The embodiments that follow will provide for the above function and can be used in any combination in the sample collection system.

Although specific embodiments of elements of the sample collection and analysis system that provide for the above function will be described in detail below, it should be understood that these embodiments and elements may be used in any combination with any of a variety of such systems as appropriate to the requirements of a specific application.

Cartridge Module and Sample Transfer Mechanism

In many embodiments the sample collection and analysis system is configured to be used as a fully integrated patient-to-diagnosis device. Such operation requires a seamless transfer of sample from the sample collection device to an appropriate diagnostic device. To accomplish this a sample is collected in a sample reservoir. As will be discussed in greater detail, below, the sample reservoir medium can take many forms. Regardless of the sample medium, in embodiments the sample can be transferred to a diagnostic device either continuously or in batch. For continuous transfer a microfluidic system would be integrated whereby the collected material is directly transferred to the diagnostic device, which can either detect the material in batch or real-time, as described previously in U.S Pat. Pub. No. 2013/0217029, the disclosure of which is incorporated herein by reference. However, in batch transfer embodiments a cartridge module (7) may be incorporated into the sample collection system. In many embodiments, the module includes a mechanism that facilitates the transfer of sample. In such embodiments the cartridge module may include one or more of the following design elements:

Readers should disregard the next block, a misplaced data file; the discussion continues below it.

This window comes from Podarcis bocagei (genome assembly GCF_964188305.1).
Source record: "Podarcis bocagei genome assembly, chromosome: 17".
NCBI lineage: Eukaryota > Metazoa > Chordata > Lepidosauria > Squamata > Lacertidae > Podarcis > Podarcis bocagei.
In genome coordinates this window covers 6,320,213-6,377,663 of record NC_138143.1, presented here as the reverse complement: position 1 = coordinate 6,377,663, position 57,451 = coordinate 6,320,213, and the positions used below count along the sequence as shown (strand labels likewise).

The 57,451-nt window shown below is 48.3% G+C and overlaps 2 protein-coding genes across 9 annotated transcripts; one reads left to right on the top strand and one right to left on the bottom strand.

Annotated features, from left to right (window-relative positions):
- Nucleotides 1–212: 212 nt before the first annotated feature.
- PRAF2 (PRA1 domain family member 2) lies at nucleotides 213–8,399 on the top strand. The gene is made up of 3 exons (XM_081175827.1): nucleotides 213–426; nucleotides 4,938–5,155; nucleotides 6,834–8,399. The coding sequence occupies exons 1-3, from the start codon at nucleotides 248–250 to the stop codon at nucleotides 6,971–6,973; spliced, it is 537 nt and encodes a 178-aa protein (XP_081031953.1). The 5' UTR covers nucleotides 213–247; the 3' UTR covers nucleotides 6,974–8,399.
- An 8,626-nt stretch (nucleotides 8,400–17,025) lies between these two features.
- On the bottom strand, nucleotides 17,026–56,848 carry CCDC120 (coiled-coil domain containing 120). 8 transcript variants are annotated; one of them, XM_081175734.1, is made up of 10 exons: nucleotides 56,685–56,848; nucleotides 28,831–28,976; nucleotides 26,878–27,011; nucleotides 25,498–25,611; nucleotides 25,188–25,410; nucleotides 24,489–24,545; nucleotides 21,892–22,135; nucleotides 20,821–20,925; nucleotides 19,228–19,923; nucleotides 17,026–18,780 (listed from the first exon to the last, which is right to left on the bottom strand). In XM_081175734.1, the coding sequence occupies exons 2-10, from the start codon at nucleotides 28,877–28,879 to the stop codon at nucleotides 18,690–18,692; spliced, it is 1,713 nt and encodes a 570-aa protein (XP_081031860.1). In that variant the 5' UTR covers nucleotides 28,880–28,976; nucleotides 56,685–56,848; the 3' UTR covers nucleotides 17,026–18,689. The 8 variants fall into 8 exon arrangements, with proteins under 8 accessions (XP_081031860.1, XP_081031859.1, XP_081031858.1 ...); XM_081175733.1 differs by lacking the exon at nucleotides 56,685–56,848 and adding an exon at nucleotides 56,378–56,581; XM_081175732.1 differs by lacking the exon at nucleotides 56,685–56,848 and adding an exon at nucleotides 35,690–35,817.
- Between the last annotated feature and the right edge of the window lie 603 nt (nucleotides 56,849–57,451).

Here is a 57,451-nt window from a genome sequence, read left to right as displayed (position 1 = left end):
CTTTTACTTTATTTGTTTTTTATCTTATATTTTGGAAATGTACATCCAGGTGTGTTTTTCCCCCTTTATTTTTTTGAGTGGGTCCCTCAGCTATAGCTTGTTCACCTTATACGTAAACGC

• an easily removable module that is an integrated portion of the sample collection system;
    • labeled, such as by barcoding, to easily associate the sample with the patient;
    • containing a sample reservoir, which in turn is configured to contain the sample;
    • compatible and directly cooperative with a diagnostic device, for example, a cartridge module may engage with and dispense a sample into the diagnostic device such as a Cepheid Xpert™ or a BioFire FilmArray™; and
    • is cooperative with the sample gathering geometries described below.

In many such embodiments, the mechanism of sample transfer is integrated into the cartridge module, such mechanism being mechanical, electrical, or any mechanism or combination. Such a removal mechanism may include one or more of the following design elements:

    • A removal means that includes one or both of a twist-off, snap-off, or other mechanism.